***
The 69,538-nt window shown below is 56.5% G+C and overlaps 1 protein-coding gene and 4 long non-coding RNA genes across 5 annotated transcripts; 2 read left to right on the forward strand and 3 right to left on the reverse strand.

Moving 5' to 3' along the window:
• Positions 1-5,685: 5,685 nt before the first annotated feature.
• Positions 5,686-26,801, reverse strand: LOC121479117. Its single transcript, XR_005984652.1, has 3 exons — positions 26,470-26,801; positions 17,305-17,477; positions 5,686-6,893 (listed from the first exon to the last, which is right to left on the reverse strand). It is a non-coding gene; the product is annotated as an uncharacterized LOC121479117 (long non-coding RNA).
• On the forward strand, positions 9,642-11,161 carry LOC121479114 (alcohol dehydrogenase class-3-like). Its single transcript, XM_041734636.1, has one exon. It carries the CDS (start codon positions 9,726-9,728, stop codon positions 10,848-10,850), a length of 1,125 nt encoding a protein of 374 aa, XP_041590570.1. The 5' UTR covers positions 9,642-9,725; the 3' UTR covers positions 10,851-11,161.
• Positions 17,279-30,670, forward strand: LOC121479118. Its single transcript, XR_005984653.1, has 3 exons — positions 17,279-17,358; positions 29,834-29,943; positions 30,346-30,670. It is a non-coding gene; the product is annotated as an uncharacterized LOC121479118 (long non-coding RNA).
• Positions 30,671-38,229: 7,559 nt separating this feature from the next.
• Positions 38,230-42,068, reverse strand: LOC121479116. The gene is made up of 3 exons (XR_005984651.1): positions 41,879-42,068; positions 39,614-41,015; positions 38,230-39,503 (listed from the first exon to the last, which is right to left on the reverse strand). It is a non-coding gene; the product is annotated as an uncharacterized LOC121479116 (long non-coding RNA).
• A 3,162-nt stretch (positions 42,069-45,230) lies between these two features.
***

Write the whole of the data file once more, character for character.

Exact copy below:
The 69,538-nt window shown below is 56.5% G+C and overlaps 1 protein-coding gene and 4 long non-coding RNA genes across 5 annotated transcripts; 2 read left to right on the forward strand and 3 right to left on the reverse strand.

Moving 5' to 3' along the window:
• Positions 1-5,685: 5,685 nt before the first annotated feature.
• Positions 5,686-26,801, reverse strand: LOC121479117. Its single transcript, XR_005984652.1, has 3 exons — positions 26,470-26,801; positions 17,305-17,477; positions 5,686-6,893 (listed from the first exon to the last, which is right to left on the reverse strand). It is a non-coding gene; the product is annotated as an uncharacterized LOC121479117 (long non-coding RNA).
• On the forward strand, positions 9,642-11,161 carry LOC121479114 (alcohol dehydrogenase class-3-like). Its single transcript, XM_041734636.1, has one exon. It carries the CDS (start codon positions 9,726-9,728, stop codon positions 10,848-10,850), a length of 1,125 nt encoding a protein of 374 aa, XP_041590570.1. The 5' UTR covers positions 9,642-9,725; the 3' UTR covers positions 10,851-11,161.
• Positions 17,279-30,670, forward strand: LOC121479118. Its single transcript, XR_005984653.1, has 3 exons — positions 17,279-17,358; positions 29,834-29,943; positions 30,346-30,670. It is a non-coding gene; the product is annotated as an uncharacterized LOC121479118 (long non-coding RNA).
• Positions 30,671-38,229: 7,559 nt separating this feature from the next.
• Positions 38,230-42,068, reverse strand: LOC121479116. The gene is made up of 3 exons (XR_005984651.1): positions 41,879-42,068; positions 39,614-41,015; positions 38,230-39,503 (listed from the first exon to the last, which is right to left on the reverse strand). It is a non-coding gene; the product is annotated as an uncharacterized LOC121479116 (long non-coding RNA).
• A 3,162-nt stretch (positions 42,069-45,230) lies between these two features.